E-pharmacy is a highly unexplored sector and rose to popularity because of several entrepreneurs who aimed at delivering quality healthcare to every citizen in India at affordable rates. The preference for E-pharmacy rose from 23% in 2013 to around 59% in 2018.[5]

Another intriguing investigation by Frost and Sullivan has proposed that the estimated growth of the E-drug store market in India is at a remarkable compound annual growth rate (CAGR) of 63% and will reach US$ 36 billion by 2022 from what was observed in 2018 (US$ 512 million).[6] With urbanization on the rise, it is estimated that nearly half of the Indian population will turn to E-platforms for their medical needs. As per Netmeds, the E-drug store represents 1½%–2% of the entire pharmaceutical industry deal, and from the present trajectory, it can be assumed that the market growth can go up to 10% before the end of 2023.[7]

Several elements are driving the E-drug store market in India. Aside from pocket-friendly and reasonable items, these drug stores likewise are offering some benefit-added items and administrations such as arrangements for a specialist discussion (E-counsel) and E-symptomatic administrations, among others.[8] These administrations are helping these organizations to turn into a total medical care specialist cooperative, particularly in those regions where specific specialists are inaccessible or travel for discussions might be imperative for patients. Different E-medical services by the public authority like Ayushman Bharat provide financial aid by increasing the reach of insurance plans to remote places, feasible services, and doorstep conveyance within a short time, thereby expanding the prevalence of the web drug stores over disconnected retail drug stores among purchasers.[9] However, this industry has its shares of lows, and the biggest hindrance to this industry is the lack of a rigid legal framework. Without well-defined regulations for this sector, E-pharmacy is unable to win the battle over traditional medicine stores and continues to face several drawbacks, which will be discussed further.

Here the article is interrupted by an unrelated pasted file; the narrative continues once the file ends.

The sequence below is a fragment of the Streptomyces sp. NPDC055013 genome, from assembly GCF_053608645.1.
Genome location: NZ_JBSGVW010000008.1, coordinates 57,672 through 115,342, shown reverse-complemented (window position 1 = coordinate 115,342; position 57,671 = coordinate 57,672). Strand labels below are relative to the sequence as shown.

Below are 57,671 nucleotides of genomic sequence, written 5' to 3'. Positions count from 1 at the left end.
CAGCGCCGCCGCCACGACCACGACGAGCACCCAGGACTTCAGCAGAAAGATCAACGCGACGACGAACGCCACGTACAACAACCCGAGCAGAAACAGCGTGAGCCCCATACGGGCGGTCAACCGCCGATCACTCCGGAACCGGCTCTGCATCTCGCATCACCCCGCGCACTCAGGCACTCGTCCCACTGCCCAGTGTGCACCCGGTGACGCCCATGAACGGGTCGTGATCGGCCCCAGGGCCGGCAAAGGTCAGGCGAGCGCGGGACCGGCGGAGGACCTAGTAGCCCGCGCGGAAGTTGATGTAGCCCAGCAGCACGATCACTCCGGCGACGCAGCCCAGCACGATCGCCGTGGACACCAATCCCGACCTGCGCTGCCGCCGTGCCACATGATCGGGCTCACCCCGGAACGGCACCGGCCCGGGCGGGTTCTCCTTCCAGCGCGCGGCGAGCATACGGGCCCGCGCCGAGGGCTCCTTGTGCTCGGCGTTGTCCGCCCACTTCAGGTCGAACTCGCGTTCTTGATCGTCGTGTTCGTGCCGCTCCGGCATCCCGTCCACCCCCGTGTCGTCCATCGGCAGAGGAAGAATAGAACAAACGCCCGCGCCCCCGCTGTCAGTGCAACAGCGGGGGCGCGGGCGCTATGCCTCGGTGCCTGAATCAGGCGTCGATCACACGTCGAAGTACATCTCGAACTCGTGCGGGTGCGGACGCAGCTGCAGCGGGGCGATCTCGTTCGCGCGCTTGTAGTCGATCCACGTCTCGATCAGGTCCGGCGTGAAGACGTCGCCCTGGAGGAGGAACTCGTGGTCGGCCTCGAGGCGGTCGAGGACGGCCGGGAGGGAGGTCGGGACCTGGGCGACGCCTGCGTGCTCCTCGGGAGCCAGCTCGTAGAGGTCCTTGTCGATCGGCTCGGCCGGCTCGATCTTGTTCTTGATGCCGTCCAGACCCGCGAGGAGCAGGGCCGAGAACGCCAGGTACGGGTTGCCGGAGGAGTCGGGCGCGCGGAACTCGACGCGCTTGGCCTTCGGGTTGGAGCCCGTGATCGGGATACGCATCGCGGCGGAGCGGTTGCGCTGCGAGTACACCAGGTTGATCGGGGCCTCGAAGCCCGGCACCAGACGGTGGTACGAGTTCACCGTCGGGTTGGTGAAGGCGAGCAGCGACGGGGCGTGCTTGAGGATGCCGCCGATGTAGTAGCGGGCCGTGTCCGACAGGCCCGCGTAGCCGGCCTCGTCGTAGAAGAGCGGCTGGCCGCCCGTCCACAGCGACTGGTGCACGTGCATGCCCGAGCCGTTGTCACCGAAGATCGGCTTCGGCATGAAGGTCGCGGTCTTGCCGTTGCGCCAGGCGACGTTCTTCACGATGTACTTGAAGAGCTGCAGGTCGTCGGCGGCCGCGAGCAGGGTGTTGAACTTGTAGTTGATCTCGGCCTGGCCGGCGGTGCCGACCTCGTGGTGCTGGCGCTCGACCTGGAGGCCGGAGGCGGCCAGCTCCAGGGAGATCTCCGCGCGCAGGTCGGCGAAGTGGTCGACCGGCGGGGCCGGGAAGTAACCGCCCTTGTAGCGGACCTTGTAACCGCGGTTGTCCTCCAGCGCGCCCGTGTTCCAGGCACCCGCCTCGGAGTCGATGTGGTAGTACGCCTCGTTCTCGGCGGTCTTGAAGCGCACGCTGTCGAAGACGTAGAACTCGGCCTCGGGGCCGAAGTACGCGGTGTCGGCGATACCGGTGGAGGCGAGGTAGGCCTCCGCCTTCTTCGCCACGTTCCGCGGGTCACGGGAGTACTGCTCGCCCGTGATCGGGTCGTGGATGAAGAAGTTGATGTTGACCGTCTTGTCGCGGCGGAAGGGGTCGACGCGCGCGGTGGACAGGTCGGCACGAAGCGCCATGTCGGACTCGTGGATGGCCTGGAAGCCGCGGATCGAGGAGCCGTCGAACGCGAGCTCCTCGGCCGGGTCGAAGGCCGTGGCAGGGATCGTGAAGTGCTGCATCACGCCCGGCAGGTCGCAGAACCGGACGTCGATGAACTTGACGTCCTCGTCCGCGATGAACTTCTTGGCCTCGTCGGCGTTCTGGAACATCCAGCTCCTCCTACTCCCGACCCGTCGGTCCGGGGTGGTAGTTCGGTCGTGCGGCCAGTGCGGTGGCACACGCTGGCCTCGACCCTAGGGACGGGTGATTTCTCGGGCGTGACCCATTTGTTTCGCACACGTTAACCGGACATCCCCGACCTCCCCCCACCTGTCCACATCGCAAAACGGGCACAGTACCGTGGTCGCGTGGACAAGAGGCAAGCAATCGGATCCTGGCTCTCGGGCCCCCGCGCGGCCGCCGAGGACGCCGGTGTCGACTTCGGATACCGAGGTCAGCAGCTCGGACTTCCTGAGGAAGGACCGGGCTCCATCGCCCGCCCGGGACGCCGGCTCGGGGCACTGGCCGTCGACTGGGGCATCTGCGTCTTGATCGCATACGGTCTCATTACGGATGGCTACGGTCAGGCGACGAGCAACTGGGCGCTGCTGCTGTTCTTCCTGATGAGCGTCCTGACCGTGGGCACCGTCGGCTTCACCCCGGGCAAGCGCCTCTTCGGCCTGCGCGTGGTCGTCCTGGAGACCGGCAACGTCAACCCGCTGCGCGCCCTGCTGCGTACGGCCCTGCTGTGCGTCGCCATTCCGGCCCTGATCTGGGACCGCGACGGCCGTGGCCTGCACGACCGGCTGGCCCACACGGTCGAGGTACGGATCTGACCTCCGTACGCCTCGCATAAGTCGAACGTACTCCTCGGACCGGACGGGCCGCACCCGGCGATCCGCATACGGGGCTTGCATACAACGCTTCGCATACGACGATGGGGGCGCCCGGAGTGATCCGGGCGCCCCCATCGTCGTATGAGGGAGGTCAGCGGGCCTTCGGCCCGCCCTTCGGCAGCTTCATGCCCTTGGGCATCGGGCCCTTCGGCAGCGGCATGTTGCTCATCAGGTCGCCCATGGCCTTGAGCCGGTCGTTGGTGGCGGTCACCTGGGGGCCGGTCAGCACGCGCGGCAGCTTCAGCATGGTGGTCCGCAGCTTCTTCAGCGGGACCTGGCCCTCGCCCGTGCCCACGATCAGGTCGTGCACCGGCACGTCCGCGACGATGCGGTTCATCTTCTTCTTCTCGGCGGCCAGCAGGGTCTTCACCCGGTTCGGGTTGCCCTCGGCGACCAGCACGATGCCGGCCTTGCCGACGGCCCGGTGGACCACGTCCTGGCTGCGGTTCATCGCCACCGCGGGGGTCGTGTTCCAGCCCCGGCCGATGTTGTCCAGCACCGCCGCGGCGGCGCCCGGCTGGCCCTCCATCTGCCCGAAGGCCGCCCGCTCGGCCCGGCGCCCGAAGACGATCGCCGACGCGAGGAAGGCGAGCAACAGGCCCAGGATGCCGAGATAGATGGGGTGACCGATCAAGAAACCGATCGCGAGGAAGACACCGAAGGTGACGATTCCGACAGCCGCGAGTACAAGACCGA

» A Brief Comparison of Online Pharmacy and Offline Pharmacy Top


In this section, we gave a brief comparison between the conventional and modern-day pharmacy [Table 1] before we look at some major areas of the E-pharmacy sector.
Table 1: Online versus offline pharmacy

Click here to view



 » Driving Factors of the E-pharmacy Facet Top


In recent times, the demand for E-pharmacy is spiraling exponentially, especially during this pandemic, wherein several E-pharma companies have emerged as lifelines, working unfalteringly to extend their services to the public. At present, India has about 50+ start-ups in the E-pharmacy space providing quality and affordable medicines to about 5,000,000 patients per month across the country.[20] Major key drivers for online purchase of medicines are shown in [Figure 1].
Figure 1: Driving factors of the E-pharmacy facet

Click here to view


Rapid internet penetration in India

The last 5 years has witnessed an increase in the CAGR by 15%–16%. Internet penetration in both rural and urban India has risen significantly, and with the availability of internet-enabled smartphones and high-speed broadband connectivity, the number of internet users is expected to grow exponentially.[21]

Digital India initiative

The government-initiated flagship program, Digital India, aims to provide internet services to each side of the nation, including far-off towns and villages, thereby encouraging the E-pharmacy concept among the citizens and further opening doors of growth for this sector.[22]

Increase in government support

The Government of India (GoI) and the Ministry of Health and Family Welfare (MoHFW) have come up with several public health-oriented initiatives with the help of information and communication technologies to enable residents to profit from government organizations without any difficulty.[23] Recorded beneath are a couple of government initiatives for online medical care administrations: